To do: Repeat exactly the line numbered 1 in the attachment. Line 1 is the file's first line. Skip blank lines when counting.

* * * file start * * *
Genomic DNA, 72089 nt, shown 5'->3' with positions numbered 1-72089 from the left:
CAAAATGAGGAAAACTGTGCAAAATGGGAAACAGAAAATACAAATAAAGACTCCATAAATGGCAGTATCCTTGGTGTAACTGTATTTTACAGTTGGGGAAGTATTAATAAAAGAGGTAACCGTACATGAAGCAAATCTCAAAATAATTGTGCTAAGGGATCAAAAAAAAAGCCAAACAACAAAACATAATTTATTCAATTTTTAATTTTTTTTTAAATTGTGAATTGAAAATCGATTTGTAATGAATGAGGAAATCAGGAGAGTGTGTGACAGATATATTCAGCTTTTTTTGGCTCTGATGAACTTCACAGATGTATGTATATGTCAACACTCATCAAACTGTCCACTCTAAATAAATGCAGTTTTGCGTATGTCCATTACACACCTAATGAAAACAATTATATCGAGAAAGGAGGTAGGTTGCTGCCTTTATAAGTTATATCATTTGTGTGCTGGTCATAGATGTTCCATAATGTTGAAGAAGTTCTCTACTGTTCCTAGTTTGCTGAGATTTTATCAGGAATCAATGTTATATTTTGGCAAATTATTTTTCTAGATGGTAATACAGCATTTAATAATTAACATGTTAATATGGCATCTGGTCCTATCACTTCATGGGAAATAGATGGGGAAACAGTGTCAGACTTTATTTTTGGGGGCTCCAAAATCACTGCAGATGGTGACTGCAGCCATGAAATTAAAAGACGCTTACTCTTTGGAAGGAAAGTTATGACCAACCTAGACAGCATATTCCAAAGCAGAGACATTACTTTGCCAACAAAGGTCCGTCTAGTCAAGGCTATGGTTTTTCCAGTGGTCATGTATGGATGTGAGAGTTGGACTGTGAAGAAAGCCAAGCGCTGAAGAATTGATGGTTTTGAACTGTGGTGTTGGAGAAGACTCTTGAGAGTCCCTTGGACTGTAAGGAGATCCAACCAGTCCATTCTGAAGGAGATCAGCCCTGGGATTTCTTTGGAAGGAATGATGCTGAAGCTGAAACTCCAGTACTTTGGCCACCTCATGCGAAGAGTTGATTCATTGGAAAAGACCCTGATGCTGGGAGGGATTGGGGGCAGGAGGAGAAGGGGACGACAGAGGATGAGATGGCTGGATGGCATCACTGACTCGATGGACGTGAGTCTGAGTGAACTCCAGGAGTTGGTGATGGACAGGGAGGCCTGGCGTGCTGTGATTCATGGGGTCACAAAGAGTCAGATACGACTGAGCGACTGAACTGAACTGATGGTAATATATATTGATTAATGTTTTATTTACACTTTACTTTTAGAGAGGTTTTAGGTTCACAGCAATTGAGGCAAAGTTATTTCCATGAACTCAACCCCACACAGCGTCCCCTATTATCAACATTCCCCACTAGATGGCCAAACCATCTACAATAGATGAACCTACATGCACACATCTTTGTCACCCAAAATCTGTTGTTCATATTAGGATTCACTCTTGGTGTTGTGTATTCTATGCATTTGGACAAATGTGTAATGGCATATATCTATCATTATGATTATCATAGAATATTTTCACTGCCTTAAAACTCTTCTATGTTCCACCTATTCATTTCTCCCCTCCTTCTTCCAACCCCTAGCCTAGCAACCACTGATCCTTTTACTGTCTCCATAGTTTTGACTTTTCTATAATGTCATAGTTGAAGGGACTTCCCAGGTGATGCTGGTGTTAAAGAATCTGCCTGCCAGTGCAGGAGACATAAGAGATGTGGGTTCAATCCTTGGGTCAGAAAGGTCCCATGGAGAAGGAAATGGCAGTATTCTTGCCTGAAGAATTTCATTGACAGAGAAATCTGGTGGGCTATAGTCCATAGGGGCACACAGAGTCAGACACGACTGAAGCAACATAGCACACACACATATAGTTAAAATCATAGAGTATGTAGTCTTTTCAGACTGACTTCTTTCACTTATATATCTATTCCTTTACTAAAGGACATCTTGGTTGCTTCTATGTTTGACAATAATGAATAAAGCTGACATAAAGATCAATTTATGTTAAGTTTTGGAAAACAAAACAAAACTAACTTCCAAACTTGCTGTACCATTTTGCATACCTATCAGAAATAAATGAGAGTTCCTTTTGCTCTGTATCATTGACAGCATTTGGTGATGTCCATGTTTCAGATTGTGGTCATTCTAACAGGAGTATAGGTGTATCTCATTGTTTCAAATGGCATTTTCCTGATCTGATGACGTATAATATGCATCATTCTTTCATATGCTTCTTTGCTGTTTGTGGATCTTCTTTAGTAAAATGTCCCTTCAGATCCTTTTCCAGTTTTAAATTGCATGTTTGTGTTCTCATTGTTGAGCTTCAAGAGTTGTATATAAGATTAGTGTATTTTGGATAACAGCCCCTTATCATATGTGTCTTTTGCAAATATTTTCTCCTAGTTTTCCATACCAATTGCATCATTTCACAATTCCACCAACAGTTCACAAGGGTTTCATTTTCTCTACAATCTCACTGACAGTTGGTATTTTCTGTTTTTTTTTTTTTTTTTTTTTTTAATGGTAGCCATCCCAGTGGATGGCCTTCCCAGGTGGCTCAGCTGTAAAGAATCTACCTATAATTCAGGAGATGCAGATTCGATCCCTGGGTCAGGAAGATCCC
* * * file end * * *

Genomic DNA, 72089 nt, shown 5'->3' with positions numbered 1-72089 from the left: